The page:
One common example of liquidated damages occurs when purchasing a house. If a buyer cannot purchase the house by the closing date, then the buyer might have to forfeit any earnest money or other deposits paid to the seller.

Another example of liquidated damages could be in a construction contract. If a construction company or contractor suffers delays, then they may be forced to pay liquidated damages to the other party. The amounts owed would be outlined in the contract (for instance, $2,000 per day for every day construction is delayed).

While the following is not considered an example of liquidated damages, it may better explain the difference between liquidated damages and other, punitive damages: if a highly customized product is faulty, liquidated damages may not be a reasonable cure for the injured party. In this case, the injured party would likely file a lawsuit for actual losses, seeking lost profits or other additional costs.

Special Considerations

Liquidated damages typically only apply when the following conditions are met:

  • The liquidated damages are a fair estimate of potential damages when the contract is signed.
  • The liquidated damages must be considered reasonable even if they are difficult to estimate. In other words, the amounts cannot be arbitrary, unrealistic or punitive.

When the contract is drafted, there must be a reasonable and well-defined estimate of the damages to make sure this clause can be enforced. Even if the parties agree on what is reasonable, it’s possible a court may disagree, and the liquidated damages clause may not be legally enforceable.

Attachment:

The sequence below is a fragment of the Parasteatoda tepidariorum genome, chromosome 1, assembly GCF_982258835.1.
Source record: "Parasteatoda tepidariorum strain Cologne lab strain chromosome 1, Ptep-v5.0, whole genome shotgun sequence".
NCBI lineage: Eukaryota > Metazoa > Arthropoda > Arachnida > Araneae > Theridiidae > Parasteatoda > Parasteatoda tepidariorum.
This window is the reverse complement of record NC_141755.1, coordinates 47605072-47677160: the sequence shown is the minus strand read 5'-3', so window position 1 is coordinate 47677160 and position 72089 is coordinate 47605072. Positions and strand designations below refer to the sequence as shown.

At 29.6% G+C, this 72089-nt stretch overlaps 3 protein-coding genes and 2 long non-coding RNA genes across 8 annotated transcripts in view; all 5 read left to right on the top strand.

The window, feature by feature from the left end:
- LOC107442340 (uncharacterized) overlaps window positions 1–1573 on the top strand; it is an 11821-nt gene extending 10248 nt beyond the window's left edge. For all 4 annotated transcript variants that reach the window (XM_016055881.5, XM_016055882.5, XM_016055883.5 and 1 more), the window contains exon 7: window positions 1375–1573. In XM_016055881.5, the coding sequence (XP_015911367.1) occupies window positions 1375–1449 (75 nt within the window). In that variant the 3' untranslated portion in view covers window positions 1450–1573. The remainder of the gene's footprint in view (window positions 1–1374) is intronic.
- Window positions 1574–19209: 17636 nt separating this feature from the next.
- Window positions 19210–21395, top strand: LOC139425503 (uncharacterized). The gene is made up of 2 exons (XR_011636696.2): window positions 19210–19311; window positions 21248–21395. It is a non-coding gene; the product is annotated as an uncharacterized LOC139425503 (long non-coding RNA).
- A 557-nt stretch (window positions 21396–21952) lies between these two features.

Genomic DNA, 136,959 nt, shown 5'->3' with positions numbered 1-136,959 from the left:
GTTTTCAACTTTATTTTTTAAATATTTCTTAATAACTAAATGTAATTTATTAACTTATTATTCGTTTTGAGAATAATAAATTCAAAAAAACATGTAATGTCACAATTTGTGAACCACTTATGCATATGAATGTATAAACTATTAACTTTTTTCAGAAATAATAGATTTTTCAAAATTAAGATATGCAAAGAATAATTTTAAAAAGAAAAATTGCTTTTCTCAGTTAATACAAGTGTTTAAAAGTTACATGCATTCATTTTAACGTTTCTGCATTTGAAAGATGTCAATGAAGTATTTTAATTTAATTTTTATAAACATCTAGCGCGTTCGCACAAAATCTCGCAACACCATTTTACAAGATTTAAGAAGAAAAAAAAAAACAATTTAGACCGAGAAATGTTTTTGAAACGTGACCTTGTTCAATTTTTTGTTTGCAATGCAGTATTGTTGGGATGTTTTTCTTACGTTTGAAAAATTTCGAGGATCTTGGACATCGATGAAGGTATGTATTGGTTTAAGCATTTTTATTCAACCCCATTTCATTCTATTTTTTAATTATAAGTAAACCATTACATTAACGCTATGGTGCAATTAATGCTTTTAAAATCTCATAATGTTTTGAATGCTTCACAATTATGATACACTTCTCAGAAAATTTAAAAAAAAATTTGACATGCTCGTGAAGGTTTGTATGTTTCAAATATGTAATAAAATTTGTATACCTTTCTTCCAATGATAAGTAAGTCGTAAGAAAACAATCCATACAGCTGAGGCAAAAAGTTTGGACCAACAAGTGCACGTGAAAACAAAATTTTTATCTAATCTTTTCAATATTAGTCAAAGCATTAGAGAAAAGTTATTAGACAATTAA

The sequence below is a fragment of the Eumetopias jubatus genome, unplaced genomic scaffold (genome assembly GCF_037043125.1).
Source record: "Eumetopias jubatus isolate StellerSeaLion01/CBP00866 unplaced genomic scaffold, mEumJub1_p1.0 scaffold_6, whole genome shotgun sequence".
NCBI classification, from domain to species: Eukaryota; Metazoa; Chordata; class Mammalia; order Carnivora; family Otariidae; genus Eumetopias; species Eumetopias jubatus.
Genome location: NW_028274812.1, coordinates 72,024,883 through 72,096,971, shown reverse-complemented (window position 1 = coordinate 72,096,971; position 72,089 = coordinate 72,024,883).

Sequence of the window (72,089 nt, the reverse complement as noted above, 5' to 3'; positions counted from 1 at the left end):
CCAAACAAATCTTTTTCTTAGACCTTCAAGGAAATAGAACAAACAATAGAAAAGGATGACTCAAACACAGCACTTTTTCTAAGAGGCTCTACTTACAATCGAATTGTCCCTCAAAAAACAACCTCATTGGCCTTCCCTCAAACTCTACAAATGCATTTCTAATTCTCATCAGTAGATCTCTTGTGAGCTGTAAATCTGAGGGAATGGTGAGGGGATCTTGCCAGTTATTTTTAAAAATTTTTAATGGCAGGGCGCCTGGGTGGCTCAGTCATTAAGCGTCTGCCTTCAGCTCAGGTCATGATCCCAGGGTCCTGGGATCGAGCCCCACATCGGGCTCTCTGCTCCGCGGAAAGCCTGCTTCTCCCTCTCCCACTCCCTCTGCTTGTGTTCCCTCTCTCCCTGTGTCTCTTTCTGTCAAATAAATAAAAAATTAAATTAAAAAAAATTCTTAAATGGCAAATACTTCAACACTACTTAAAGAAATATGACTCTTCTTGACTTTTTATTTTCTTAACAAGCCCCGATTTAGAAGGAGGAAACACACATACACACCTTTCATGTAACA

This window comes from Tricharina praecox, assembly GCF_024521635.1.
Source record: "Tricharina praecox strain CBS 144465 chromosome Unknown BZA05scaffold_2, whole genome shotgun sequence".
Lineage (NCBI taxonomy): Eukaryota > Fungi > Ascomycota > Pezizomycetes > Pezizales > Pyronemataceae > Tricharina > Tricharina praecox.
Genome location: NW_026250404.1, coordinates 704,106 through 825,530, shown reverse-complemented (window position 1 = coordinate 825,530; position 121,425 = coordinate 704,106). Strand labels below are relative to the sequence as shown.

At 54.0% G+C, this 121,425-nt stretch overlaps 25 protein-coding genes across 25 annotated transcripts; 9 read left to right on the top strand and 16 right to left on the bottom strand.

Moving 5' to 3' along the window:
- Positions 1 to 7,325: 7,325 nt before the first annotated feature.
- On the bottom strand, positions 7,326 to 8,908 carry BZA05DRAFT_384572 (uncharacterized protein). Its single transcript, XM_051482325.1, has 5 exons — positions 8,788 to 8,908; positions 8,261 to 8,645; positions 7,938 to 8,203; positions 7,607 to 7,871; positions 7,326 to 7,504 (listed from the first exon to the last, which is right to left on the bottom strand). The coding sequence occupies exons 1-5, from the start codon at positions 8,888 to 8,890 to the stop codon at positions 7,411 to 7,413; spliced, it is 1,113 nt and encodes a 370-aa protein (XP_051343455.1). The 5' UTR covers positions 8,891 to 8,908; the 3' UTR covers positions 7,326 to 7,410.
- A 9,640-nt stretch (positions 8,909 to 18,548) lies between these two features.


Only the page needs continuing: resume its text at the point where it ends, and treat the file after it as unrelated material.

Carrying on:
Additionally, circumstances change over time, which can render the original contractual amounts unsuitable. Therefore, the liquidated damages clause should be reevaluated, especially over longer-term contracts.

How Do Liquidated Damages Differ from a Penalty Clause?

Both liquidated damages and penalty clauses are mechanisms for a party to pursue if another party breaches a contract. However, they are different in many ways.

The purpose of liquidated damages is to provide a measure of certainty as to what parties can expect if a contract is breached, especially if the damages are difficult or costly to quantify. These amounts are expected to be reasonable and to effectively reimburse one party for potential damages. Liquidated damages are also meant to simplify and expedite compensation to the injured party.

In contrast, a penalty clause is intended to completely deter a contractual breach by imposing a punitive cost to the breaching party, not simply covering a counterparty’s potential loss, as in liquidated damages. Because of this, penalties cost significantly more than liquidated damages.

Depending on the jurisdiction, liquidated damages clauses are generally enforceable, assuming they are considered reasonable. However, penalty clauses may not be enforceable and would most likely need to be litigated in court or determined by an arbitration panel. Because of this, penalty clauses are usually less common in contracts, relative to liquidated damages clauses.


In summary, liquidated damages provide predictability and certainty for both parties in a contract. Since the amounts are known in advance, both parties will have better information for decision-making and risk management.

However, the liquidated damages clause must be carefully negotiated and drafted, as well as be based on a reasonable estimate of potential damages, otherwise the clause may be struck down by a court.

Additional Resources

Anticipatory Breach

Completed Contract Method

Maximum Foreseeable Loss

Void Contract

See all risk management resources